Did 2020 have memorable stage moments? Sure, if you expand the definition of the stage. I went back through the year and I found something almost comparable — call them theatrical expressions.
There was, top row, the expression William Jackson Harper and his dog gave each other in Stephen Adly Guirgis’ Don’t Look Back, a play just several minutes long that was part of 24 Hour Plays’ Viral Monologues; Stephen Sondheim singing Andrew Lloyd Webber Happy Birthday while washing his hands, a savvy pandemic-period joke, as part of the one-night-only return of The Rosie O’Donnell Show in March, a week after all theaters shut down — the first of the many mass gatherings of entertainers as fundraisers for The Actors Fund this year; Rachel Dratch in A Story of Survival by David Lindsay-Abaire, also in Viral Monologues; Meryl Streep as one-third of the tipsy triumvirate in “Ladies Who Lunch” (alongside Audra McDonald and Christine Baranski, part of Take Me To The World: Sondheim’s 90th Birthday Concert;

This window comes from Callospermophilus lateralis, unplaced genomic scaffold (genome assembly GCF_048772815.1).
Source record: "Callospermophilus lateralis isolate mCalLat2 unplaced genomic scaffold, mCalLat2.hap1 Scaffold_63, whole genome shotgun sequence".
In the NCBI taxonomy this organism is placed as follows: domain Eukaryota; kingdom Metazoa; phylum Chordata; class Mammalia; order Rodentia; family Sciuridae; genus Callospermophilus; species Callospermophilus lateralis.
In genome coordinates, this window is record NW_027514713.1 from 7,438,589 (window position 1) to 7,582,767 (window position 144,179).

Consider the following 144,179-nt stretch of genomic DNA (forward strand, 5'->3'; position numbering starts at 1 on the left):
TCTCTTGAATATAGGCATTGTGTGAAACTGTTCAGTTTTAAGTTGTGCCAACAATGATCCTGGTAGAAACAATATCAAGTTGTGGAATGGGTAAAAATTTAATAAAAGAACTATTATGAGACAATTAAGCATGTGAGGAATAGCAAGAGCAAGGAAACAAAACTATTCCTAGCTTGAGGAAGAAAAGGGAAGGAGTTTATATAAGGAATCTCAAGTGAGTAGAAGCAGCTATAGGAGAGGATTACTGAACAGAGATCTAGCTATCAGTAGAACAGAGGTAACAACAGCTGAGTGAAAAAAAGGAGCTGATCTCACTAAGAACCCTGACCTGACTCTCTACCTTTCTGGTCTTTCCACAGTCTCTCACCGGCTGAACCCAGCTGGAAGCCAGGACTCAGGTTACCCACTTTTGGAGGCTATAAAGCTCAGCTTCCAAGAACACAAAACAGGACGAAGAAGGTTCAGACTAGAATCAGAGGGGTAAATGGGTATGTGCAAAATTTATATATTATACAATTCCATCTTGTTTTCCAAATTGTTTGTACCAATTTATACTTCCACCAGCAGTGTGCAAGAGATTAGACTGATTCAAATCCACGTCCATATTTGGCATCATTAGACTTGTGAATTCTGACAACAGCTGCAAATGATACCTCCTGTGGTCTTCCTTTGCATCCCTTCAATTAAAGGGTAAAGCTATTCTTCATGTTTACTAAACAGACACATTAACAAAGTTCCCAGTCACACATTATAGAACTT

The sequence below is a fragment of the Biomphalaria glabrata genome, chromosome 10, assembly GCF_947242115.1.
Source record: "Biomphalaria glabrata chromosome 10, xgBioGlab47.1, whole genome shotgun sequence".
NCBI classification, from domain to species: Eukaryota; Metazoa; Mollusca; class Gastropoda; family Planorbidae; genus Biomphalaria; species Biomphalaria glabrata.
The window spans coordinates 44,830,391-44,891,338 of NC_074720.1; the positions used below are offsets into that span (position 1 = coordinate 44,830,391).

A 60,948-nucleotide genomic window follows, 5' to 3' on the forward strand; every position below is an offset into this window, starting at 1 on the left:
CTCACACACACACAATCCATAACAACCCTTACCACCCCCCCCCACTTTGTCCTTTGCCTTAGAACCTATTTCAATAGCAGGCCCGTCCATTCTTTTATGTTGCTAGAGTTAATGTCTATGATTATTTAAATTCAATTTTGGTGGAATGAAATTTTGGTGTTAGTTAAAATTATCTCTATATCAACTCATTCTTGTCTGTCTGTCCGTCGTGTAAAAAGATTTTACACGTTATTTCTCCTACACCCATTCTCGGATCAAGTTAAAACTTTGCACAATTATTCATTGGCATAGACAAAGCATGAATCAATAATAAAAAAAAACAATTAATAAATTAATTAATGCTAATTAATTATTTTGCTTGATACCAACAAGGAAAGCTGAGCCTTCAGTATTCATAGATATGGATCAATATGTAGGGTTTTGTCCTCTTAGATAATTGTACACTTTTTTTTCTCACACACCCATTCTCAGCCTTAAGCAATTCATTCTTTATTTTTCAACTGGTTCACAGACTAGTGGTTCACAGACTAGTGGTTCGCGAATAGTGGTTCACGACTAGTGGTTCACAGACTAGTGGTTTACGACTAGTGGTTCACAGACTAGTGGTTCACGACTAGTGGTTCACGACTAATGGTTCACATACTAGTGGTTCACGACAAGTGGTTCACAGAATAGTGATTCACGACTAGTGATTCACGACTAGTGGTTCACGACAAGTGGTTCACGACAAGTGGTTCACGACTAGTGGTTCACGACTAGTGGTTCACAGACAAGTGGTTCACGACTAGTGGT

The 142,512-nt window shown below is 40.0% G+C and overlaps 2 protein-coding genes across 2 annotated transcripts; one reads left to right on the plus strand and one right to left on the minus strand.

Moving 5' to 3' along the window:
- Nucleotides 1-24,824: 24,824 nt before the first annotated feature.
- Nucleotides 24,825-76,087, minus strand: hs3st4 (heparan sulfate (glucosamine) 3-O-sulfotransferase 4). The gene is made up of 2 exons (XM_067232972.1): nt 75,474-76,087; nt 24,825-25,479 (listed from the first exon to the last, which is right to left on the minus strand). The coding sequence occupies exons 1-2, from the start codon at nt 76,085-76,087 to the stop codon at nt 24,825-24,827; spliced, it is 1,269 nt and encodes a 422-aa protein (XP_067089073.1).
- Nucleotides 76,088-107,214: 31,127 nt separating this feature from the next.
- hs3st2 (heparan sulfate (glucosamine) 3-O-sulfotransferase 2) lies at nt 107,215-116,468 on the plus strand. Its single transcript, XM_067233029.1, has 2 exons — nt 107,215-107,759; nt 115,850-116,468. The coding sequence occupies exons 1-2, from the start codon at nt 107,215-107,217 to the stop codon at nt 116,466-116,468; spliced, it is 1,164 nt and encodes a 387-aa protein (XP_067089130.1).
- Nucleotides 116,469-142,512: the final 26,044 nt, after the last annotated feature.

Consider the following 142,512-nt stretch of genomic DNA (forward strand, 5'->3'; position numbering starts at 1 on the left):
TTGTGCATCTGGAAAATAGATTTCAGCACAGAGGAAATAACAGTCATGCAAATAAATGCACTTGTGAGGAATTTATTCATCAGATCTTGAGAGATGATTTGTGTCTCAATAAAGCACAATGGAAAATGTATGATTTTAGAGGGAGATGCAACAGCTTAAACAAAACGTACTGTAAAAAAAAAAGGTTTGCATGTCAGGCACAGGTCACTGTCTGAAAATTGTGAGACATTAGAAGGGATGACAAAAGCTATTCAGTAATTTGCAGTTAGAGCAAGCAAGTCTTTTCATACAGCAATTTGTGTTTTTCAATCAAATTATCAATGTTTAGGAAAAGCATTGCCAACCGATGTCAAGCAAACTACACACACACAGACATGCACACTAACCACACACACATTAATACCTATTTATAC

Second row: Michael Urie in Buyer and Cellar, Celia Bolger-Keenan as Sally in an early Zoom reading of Lips Together, Teeth Apart shortly after the death of its playwright Terrence McNally, when, in response to another character saying ” I think these are terrible times to be a parent in,” Sally says: “I think these are terrible times to be anything in.”; Gideon Glick in the Zoom reading of Joshua Harmon’s Significant Other, which he had portrayed on Broadway, finding hilarious ways to translate his character’s comical anxiety, from the neck up; Jake Gyllenhaal looking longingly at the unattainable neighbor in lockdown in the four-minute musical Across the Way.
Third row: Judith Light as a woman going crazy with regrets in All The Old Familiar Places by Jon Robin Baitz, as part of The Homeland Project; Alison Pill as one of the seven stressed-out frontline New York City medical workers in The Line, by Jessica Blank and Eric Jensen, based on interviews with actual stressed-out medical workers; Mia Katigbak as her character in Russian Troll Farm tells the story of her life from heartless childhood to bloodless apparatchik; Kara Young equal parts innocent and fierce as the 18-year-old orphaned title character in Bulrusher, a production by Paula Vogel, one of many theater artists who stepped up to this moment in history.